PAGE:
Patricia Samford was so pleased to have the very first guest blogger on Maryland History by the Object. Colleague Ed Chaney agreed to prepare this post while she is away in Maine hiking around Acadia National Park. Thanks, Ed!
Susanna Sewall’s bodkin Photo courtesy of Naval District Washington
In 1999, archaeologists at the Naval Air Station, Patuxent River recovered a silver-plated bodkin inscribed with the initials “SS”. A bodkin is a blunted, needle-like object that was commonly used by colonial-era women as a tool to aid in dressing, or worn in a cap as a fashion accessory. The “SS” bodkin was found at the late 17th-century home of Nicholas and Susanna Sewall (18ST704), so it presumably belonged to her (Rivers Cofield and Chaney 2007). You can learn more about this rare and interesting object at: www.jefpat.org/CuratorsChoiceArchive/2008CuratorsChoice/MAR2008-Inscribed“SS”Bodkin.html, but in this article I want to focus on a fascinating event that centered on Susanna. Continue reading →
The SS Columbus paddle wheel underwent conservation treatment in Louisiana and arrived at the MAC Lab for curation when the lab opened in 1998.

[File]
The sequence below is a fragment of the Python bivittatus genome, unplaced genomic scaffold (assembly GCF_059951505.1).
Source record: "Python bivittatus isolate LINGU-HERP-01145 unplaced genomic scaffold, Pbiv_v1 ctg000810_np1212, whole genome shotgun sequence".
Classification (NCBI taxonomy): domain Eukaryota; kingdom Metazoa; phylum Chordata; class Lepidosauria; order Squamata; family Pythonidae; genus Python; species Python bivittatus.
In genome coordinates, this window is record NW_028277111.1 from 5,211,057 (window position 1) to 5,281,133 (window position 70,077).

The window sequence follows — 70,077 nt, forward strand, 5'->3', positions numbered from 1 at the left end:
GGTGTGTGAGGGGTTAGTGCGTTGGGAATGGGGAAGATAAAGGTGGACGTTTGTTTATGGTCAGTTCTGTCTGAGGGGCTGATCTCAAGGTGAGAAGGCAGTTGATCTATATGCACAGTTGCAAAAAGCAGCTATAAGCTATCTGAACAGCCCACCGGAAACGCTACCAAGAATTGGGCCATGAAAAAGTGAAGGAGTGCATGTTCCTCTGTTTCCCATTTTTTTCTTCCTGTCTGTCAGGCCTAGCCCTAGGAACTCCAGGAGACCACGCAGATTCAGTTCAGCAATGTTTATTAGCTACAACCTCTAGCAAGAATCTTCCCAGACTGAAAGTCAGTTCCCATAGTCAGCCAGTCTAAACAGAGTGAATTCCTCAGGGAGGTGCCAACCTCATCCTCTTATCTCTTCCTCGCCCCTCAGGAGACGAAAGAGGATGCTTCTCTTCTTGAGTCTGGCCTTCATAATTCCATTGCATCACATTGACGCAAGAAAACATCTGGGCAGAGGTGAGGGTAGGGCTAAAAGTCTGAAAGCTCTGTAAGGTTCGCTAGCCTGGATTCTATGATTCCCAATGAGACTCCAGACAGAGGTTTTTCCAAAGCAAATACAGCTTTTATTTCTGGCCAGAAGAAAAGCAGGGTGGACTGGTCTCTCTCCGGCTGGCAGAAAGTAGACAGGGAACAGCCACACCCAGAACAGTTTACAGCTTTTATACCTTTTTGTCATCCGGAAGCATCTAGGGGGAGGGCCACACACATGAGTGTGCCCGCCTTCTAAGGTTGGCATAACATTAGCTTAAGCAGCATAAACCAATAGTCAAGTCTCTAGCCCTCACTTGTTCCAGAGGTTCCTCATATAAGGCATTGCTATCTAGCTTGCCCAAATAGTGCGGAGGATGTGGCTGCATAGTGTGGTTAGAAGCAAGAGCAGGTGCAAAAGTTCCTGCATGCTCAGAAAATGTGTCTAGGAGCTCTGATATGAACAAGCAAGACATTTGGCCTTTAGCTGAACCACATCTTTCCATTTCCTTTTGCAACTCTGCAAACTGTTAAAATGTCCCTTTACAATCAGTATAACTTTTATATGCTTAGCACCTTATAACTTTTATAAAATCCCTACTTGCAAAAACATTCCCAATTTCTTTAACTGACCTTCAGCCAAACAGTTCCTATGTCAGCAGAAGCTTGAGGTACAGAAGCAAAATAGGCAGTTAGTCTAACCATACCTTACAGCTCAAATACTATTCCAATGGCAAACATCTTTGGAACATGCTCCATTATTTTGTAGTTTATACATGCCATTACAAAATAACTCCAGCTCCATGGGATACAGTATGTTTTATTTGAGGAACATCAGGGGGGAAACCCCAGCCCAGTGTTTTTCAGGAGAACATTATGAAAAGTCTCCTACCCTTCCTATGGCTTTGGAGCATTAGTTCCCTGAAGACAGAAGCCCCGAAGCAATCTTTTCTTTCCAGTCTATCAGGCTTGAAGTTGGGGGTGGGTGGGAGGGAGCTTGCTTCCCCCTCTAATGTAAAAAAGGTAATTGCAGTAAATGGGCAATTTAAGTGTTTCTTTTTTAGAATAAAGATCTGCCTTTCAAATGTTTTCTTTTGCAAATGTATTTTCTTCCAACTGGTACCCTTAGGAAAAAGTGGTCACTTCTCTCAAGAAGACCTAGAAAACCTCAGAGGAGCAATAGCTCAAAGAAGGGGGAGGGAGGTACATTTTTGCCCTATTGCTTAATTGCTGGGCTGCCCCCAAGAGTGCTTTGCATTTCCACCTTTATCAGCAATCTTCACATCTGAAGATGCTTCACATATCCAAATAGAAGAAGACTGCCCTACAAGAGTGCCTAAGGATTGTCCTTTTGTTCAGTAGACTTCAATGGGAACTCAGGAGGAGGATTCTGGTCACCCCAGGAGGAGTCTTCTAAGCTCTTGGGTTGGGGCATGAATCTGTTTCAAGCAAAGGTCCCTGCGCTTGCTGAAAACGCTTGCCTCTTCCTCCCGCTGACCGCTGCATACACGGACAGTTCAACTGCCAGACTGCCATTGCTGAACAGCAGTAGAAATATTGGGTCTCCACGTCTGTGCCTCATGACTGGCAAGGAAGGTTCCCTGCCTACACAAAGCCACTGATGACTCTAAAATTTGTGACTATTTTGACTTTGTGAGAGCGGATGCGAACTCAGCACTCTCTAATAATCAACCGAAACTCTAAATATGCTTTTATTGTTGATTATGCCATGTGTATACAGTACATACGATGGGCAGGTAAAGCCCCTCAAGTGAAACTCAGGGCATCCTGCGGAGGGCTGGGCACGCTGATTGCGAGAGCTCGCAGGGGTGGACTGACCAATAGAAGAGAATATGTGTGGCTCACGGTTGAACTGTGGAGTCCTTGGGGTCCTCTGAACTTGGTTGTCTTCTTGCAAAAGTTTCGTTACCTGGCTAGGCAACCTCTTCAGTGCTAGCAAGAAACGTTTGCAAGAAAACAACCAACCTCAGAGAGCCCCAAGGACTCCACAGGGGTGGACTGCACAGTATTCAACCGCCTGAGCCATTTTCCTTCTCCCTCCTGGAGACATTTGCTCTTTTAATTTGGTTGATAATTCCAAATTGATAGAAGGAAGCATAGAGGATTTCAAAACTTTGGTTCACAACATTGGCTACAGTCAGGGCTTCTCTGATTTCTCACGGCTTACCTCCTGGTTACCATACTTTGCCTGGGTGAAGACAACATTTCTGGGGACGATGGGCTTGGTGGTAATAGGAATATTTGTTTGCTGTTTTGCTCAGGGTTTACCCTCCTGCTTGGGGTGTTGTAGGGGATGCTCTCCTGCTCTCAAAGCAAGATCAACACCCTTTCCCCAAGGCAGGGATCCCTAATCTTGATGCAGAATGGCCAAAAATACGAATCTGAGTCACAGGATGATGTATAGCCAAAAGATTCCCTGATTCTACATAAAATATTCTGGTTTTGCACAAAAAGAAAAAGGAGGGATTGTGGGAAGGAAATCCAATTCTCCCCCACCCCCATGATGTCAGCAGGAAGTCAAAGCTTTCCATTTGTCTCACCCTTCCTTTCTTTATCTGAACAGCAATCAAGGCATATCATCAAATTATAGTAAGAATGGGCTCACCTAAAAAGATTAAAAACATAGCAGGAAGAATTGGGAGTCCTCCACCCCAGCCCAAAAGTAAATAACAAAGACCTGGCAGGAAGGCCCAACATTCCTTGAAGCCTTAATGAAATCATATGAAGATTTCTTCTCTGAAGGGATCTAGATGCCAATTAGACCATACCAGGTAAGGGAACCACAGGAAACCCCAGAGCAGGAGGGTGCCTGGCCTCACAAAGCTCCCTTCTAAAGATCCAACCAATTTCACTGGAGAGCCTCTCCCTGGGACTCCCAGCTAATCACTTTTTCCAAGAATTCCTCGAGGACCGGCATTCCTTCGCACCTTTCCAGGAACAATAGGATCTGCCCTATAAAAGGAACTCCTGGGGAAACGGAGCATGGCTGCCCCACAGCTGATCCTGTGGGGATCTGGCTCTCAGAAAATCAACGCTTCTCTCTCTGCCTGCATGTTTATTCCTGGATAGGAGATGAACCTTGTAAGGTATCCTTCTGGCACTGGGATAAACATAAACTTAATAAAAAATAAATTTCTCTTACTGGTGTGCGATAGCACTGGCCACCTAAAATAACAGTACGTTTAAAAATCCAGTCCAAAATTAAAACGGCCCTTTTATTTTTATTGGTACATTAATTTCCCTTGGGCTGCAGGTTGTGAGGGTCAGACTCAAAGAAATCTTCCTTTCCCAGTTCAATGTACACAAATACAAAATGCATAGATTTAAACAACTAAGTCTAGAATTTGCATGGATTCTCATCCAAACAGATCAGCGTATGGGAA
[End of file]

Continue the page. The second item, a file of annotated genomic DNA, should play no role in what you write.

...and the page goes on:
By far the largest artifact in the MAC Lab collections, weighing in at a whopping 15,000 pounds (give or take), is the paddle wheel shaft from the SS Columbus (International Artifact Conservation 1998). Built in Baltimore and launched in 1828, the Columbus plied the waters of the Chesapeake Bay, transporting cargo and passengers between Baltimore and Norfolk (Holly 1994). On November 28, 1850, a fire broke out onboard the steamship, resulting in nine fatalities and the sinking of the vessel near Smith Point, Virginia. Although the location of the wreck had been known since the 1970s, a decision was made to bring up the 22 ft. long paddle wheel shaft, as well a number of other pieces of the vessel, after the Army Corp of Engineers dredged adjacent to the shipwreck in 1990 in order to deepen the shipping channel (Irion and Beard 1995). Continue reading →